Sikorsky has scheduled the maiden flight of the first Thales TopDeck-equipped Sikorsky S-76D for the second quarter of this year. The company expressed confidence that it will see the full certification of the product in 2009, according to Phil Naybour, vice president and general manager of Helicopter Solutions at Thales.
Thales has built several innovations into the new TopDeck avionics suite, including an Interactive flight management system, which provides flight plan and aircraft performance management. The ease with which an operator can modify a flight plan to take weather or terrain into account becomes quickly apparent when, with a couple of clicks of the cursor control device (CCD), the heading on the digital map changes.
Thales claims TopDeck is the first helicopter avionics system to include a CCD, allowing the crew to navigate across the various pages displayed on their central screen. The screens also use Windows-based architecture, which, like the CCD, are taken directly from the personal computer world. John Beck, Thales TopDeck program manager for the S-76D, said both the CCD and the Windows-based system are designed “to keep the pilots’ attention on flying the aircraft” and to reduce their workload as much as possible. The ability to closely manage the aircraft’s route and performance, Naybour believes, will help to reduce fuel burn improving a helicopter’s environmental credentials and operating costs.
Some pilots may be concerned as to whether the vibration that they experience in a helicopter cockpit will make CCD control difficult. Not so, said the company. A filter is to be applied to cancel the aircraft’s natural shuddering. Another device borrowed from the computer realm is the USB socket. A look at the cockpit reveals a port in which a flash drive can be inserted to upload a flight plan drafted on a PC on the ground.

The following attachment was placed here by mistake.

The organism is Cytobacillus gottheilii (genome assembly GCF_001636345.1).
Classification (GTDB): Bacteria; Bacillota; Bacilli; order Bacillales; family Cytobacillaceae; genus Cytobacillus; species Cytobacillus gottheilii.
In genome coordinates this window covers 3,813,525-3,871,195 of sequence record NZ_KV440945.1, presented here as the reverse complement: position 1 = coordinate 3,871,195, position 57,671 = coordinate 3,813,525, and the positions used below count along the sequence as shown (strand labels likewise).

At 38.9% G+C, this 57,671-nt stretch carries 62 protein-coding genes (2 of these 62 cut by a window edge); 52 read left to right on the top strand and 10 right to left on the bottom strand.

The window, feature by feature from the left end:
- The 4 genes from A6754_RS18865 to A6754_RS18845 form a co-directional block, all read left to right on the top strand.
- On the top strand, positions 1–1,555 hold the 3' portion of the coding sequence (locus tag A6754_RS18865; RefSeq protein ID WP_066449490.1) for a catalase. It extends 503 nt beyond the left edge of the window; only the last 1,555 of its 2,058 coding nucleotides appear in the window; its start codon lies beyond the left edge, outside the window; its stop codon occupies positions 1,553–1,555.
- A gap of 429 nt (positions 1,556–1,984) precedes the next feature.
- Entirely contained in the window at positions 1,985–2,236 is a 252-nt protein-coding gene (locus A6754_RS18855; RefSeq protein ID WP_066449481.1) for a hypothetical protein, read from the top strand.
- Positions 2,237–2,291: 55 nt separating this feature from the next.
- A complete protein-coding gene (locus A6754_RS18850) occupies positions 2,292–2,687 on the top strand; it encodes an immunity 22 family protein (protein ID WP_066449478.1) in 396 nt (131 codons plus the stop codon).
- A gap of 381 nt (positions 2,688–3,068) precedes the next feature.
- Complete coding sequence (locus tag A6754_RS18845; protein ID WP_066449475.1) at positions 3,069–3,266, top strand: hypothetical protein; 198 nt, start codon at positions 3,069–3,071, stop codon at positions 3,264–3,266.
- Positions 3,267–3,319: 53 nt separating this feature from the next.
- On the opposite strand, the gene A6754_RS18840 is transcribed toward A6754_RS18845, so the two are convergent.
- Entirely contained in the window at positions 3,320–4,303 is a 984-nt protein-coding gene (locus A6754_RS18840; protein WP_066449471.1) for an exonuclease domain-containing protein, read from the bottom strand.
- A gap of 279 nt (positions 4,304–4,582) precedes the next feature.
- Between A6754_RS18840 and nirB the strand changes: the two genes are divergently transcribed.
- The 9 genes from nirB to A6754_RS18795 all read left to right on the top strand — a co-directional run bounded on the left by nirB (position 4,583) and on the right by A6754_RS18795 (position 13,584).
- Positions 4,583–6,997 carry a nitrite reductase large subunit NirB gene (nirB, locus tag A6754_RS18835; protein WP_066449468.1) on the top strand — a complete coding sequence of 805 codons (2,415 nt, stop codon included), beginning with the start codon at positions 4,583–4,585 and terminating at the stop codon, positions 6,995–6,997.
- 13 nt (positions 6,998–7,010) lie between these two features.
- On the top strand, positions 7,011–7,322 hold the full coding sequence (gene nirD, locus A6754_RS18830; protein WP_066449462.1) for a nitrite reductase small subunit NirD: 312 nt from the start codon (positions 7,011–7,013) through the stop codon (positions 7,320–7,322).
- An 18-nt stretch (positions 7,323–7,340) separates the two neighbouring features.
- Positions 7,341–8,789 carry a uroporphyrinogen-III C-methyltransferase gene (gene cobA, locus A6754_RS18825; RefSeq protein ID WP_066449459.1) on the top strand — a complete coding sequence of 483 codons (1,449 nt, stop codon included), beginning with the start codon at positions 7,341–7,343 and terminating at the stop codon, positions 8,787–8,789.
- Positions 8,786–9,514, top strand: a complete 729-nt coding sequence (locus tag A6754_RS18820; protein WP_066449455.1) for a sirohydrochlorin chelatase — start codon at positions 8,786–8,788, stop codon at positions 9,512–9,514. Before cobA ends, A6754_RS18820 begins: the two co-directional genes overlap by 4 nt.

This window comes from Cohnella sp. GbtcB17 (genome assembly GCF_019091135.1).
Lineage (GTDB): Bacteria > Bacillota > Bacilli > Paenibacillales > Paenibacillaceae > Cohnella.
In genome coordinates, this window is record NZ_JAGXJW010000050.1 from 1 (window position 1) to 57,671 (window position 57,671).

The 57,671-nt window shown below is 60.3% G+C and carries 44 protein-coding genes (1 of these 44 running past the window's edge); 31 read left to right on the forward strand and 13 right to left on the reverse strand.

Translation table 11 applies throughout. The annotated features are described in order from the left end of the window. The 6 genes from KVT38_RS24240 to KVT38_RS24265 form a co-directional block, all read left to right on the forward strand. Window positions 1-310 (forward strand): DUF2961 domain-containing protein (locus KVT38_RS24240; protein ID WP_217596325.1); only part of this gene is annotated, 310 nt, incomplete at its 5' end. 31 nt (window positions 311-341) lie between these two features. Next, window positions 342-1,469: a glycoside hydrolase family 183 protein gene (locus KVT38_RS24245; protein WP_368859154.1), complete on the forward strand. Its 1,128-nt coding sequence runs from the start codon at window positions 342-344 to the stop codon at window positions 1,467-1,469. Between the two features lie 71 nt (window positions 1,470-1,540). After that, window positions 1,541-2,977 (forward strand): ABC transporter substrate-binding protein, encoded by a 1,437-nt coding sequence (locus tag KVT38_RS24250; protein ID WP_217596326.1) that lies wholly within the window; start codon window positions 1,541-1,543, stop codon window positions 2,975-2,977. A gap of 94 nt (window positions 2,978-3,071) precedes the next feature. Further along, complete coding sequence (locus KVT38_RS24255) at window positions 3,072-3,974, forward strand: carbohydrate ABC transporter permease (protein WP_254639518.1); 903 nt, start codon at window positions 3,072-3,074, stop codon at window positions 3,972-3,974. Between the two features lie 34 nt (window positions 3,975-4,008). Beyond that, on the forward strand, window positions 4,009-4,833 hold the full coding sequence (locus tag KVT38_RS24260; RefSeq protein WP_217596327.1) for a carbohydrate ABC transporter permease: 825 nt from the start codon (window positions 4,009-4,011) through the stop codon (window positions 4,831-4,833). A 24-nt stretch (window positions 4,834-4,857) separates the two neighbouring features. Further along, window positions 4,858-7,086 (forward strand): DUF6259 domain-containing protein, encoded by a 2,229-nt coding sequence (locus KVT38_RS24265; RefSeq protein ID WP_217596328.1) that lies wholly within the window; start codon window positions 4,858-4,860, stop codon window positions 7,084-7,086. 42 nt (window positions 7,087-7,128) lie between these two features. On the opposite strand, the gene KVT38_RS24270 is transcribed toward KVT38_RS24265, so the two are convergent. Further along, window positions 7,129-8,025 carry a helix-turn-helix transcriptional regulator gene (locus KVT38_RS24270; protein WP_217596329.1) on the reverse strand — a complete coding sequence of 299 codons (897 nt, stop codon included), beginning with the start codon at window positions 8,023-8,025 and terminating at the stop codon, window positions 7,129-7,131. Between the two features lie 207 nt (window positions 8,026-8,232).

Thales is keen to promote the safety features of TopDeck. While any pilot would be understandably worried by an unlikely double failure of the CCD devices, Beck and his colleagues said information can still be input and derived from the screens using the alphanumeric keyboards. Similarly, if all of the display screens fail, the aircraft has a primary flight display located above the central screen, which integrates all of the navigational displays, communications systems and primary flight instruments.
Naybour and his colleagues would not comment on TopDeck’s cost, although they talk of it being in the realm of six- to eight percent of the aircraft’s unit price cost for the system that will be installed on the S-76D. The company is also keen to access the retrofit market for TopDeck and boasts that “installation is a relatively simple process.” It also has the capability to be upgraded when new software is available. “We’ve built the platform to accept new software applications when we have a requirement to do so,” noted Beck.
Although selected for the civil S-76D, the company believes that not only will the design appeal to other civil helicopter operators, but also to military rotorcraft users. Thales sees a big market for TopDeck over the next few years, anticipating a demand for more than 7,300 new turbine-powered civil helicopters, 400 of which will be medium-to-heavy lift models, worth up to $28 billion through the next decade. The company is confident that within this projected total, the demands for helicopters to support law enforcement, emergency medical services and offshore oil exploration will be the biggest drivers.